If you wish to invest in the direct plan of a mutual fund, just choosing an option is not enough. Even within direct plans of several equity fund categories, there is a large variation in expense ratios.
Roughly 45 percent of the entire mutual fund industry assets under management now lies in direct plans. This includes debt and liquid funds. Direct plans come with lower costs. Unlike regular plans, you can invest directly, without needing a distributor. In doing so, you save on the commission that would have otherwise been paid to the distributor and added as to the expense ratio of the scheme.
For individual investors the tilt remains towards investing through distributors. Around 81 percent of equity assets come from regular plans.
Does expense ratio matter?
Let’s say you have the choice of investing in two schemes with similar large-cap equity portfolios from two different fund houses. The average five-year rolling return of Scheme A is 10 percent and for Scheme B, it’s 11 percent, both annually. Over a period of, say, 10 years the difference in return can be roughly 10.47 percent on your entire investment and that is a significant amount.
Now let’s say the direct plan expense ratio for Scheme A is 1.2 percent and for Scheme B it is 0.5 percent. The difference in cost or expense ratio among the two schemes is 70 basis points a year; this also means that more than half of the 10 percent difference in the final return is the result of a higher expense ratio.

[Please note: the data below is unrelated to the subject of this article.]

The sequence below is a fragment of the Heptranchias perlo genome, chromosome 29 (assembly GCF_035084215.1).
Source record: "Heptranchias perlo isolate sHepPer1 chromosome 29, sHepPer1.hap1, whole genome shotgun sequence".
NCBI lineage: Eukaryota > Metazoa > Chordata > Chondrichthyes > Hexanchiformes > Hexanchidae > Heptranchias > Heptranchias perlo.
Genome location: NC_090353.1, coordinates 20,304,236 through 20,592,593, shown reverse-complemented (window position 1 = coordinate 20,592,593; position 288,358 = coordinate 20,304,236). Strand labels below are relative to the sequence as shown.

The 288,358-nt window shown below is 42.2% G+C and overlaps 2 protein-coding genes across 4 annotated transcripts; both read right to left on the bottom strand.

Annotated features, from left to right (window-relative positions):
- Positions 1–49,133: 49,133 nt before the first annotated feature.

A lower expense ratio does help a scheme’s performance.
Expense ratios can change
Expense ratios of mutual funds are subject to change, once in a while. But why would the direct plan expense ratio change? According to an industry senior executive, who didn’t want to be quoted, “This is a derived cost. You get a direct expense ratio after deducting distribution commissions from the total expense ratio of a scheme. The formula and calculation are prescribed by the regulator.”
This means, the direct plan expense ratio can’t change by itself. If commissions are lowered, the direct plan expense is higher and vice versa.
It is also true that a number of asset managers are now putting more resources behind servicing and sourcing of direct investors and, hence, the cost dynamics are witnessing a shift.
Why does it matter to the investor?
If you invested in the direct plan to save cost, you should know that even a five basis point change in expense will impact your long-term return negatively. One such change may not add up to a lot, but recurring adjustments upwards will eat into your return substantially.
Keep an eye out for this kind of ad-hoc change in your direct plan expense ratio and make sure that it doesn’t creep up on you over the years. Ideally, as scheme sizes increases, expense ratios tend to get lower.
Equity investing, especially through mutual funds is a very long-term transaction. Ideally, you should pick a scheme and stick to it for at least five years; the longer the better. Just as returns compound over time, high costs also compound and eat into your returns.
If you don’t have the time, expertise and inclination to manage your investments, a financial advisor can help in picking quality schemes.